Judgment is not limited to the 15 or so fulltime employees of the admissions office, nor to the 2,000 alumni interviewers across the country and in many parts of the world. It also extends to about 20 members of the Faculty and administration who are official members of the committee with voting powers. Each year, depending on how much time the parttime members have to spare, up to 1,000 folders are distributed to faculty and administration members who use their individual expertise to evalute a student's work, Marcia M. Connolly '58, associate director of admissions, says. David G. Mitten, Loeb Professor of Art and Archaeology, says, "I've put in strong pleas for persons who were statistically marginal."
Mosely says he remembers an example of a few years ago when the initial decision to reject a female applicant was reversed when a professor in the Astronomy Department evaluated samples of her work in that field and pronounced them "incredible."
And how important is the alumni interview, shuddering applicants query as they emerge from a half-hour session they are convinced will decide their life. Actually, "the vast majority of interviews more of less support what we already know," Malin says, adding they become important in marginal cases.
Usually the interviewer is "trying to find out whether the alleged strength is a real strength," he says.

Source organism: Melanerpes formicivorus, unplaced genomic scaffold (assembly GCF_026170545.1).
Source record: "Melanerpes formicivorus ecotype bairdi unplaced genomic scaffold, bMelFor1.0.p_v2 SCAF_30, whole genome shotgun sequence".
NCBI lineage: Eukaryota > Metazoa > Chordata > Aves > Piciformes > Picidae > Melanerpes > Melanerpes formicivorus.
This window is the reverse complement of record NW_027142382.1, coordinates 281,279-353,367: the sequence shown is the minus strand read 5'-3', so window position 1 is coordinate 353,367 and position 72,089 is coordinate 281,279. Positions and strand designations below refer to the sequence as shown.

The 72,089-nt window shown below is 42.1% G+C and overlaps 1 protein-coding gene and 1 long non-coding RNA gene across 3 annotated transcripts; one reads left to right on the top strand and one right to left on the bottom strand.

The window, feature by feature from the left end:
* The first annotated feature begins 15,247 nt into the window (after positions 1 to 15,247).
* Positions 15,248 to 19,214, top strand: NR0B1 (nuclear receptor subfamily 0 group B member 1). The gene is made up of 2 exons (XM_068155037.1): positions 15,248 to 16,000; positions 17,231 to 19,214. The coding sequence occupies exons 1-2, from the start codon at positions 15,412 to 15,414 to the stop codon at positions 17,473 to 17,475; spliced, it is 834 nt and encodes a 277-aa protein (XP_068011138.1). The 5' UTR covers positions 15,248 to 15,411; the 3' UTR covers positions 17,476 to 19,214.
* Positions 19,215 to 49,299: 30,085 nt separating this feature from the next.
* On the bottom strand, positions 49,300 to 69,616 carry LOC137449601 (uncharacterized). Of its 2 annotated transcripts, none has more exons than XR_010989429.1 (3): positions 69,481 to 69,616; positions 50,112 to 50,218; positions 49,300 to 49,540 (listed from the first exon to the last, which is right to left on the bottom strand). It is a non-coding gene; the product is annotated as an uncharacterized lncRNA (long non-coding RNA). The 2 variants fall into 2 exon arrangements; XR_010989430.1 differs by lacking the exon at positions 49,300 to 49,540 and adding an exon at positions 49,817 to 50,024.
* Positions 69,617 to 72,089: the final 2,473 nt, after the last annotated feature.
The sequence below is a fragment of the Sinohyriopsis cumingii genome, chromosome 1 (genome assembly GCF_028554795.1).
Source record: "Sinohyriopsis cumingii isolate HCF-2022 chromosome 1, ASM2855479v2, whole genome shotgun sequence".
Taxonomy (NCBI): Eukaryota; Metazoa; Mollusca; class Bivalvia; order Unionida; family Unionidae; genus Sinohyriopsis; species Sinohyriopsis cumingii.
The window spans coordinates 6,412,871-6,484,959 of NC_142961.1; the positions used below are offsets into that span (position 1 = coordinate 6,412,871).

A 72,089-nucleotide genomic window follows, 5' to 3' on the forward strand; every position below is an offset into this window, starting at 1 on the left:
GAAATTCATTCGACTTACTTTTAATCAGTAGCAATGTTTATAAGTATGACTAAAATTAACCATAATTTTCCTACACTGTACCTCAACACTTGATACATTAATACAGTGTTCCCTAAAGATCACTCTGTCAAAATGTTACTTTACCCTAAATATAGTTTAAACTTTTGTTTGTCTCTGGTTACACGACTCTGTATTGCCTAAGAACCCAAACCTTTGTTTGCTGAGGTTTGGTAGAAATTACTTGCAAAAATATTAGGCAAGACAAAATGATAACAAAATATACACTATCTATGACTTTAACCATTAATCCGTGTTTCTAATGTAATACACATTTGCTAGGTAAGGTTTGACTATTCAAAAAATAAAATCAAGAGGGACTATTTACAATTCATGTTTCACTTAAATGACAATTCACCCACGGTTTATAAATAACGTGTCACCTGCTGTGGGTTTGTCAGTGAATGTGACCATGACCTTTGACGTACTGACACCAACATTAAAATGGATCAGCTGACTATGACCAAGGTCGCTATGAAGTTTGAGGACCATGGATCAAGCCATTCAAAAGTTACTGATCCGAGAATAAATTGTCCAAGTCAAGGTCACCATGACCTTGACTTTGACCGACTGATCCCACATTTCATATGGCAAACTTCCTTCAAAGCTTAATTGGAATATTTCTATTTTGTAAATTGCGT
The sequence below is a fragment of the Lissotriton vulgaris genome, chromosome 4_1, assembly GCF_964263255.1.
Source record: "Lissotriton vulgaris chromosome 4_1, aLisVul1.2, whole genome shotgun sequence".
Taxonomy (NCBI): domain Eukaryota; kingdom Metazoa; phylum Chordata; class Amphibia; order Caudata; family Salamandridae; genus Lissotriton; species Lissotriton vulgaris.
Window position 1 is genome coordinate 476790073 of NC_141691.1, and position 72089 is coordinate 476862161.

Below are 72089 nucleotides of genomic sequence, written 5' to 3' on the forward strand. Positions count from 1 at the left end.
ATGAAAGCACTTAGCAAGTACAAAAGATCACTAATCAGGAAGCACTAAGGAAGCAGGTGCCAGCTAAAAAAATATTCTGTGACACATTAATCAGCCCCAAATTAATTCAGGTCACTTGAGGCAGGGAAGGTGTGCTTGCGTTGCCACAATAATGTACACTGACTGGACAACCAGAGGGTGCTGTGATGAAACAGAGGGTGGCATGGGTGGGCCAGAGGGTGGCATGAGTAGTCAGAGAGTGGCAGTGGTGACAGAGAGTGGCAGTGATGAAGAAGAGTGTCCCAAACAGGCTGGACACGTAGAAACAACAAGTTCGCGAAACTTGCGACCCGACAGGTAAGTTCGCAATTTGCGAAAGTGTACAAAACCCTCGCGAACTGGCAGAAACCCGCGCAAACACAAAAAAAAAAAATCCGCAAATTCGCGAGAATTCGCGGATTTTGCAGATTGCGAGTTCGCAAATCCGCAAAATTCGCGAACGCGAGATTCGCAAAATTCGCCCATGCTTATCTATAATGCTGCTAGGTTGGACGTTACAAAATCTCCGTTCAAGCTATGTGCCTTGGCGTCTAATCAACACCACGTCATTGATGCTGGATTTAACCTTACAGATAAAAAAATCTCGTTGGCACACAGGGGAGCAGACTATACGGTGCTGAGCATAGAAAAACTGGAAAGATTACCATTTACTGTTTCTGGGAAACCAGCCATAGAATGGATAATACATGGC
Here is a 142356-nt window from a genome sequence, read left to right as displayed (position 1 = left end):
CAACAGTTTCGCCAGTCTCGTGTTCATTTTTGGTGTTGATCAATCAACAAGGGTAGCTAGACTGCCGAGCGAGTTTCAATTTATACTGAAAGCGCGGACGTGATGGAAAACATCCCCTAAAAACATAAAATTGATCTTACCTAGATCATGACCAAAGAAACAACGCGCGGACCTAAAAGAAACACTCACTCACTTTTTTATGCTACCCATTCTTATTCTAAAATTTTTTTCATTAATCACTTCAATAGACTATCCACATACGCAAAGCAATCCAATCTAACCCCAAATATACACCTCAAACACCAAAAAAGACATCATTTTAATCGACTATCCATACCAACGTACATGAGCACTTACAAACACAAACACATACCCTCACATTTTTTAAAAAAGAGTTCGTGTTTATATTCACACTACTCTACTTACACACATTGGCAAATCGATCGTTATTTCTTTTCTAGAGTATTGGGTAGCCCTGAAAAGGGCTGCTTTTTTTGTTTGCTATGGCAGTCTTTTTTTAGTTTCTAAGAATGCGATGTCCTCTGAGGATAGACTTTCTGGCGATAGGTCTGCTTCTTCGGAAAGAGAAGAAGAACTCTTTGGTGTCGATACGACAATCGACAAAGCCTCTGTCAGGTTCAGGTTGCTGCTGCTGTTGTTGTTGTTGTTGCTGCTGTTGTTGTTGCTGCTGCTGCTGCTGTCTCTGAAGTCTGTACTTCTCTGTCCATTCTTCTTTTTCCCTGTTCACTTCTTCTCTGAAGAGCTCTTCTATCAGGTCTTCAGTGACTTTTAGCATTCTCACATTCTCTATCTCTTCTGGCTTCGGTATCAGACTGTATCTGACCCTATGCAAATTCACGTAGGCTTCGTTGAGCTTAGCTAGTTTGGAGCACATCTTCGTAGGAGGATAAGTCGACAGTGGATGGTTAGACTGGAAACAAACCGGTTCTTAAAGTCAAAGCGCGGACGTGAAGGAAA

And has Harvard ever sent out the wrong decisions to people? Jewett admits to two clerical errors in recent years in which students with similar names were mixed up. In one case, the student admitted by mistake was a strong candidate anyway and Jewett allowed him to attend. Jewett says the students did remarkably well here. In the other case, the student was clearly unqualified and the dean notified the student of the mistake and reversed the decision because he believed Harvard "was not the place" for the applicant.
This year's cycle is finally ending. Harvard's 17-per-cent acceptance rate is the third lowest in the country. It is only higher than Amherst's 14-per-cent and Brown's 16-per-cent. It compares to Princeton's 22-per-cent and Yale's 25-per-cent rate of acceptance.
In Byerly Hall today, the last lists are being doublechecked and the last envelopes sealed. Brown manila folders are being put away. The decisions have gone to bed.
Starting next week, L. Fred Jewett will be a man with an even bigger problem. A phone in his office will tinkle and it will be joined by buzzing throughout Byerly Hall. Nervous students who cannot wait another moment will inquire about their fate. Angered parents of rejected applicants will deluge the office with tears, protests and hysteria. But the entreaties are in vain, for the admissions game for this year is over, and L. Fred Jewett will already be considering the transfer applicants.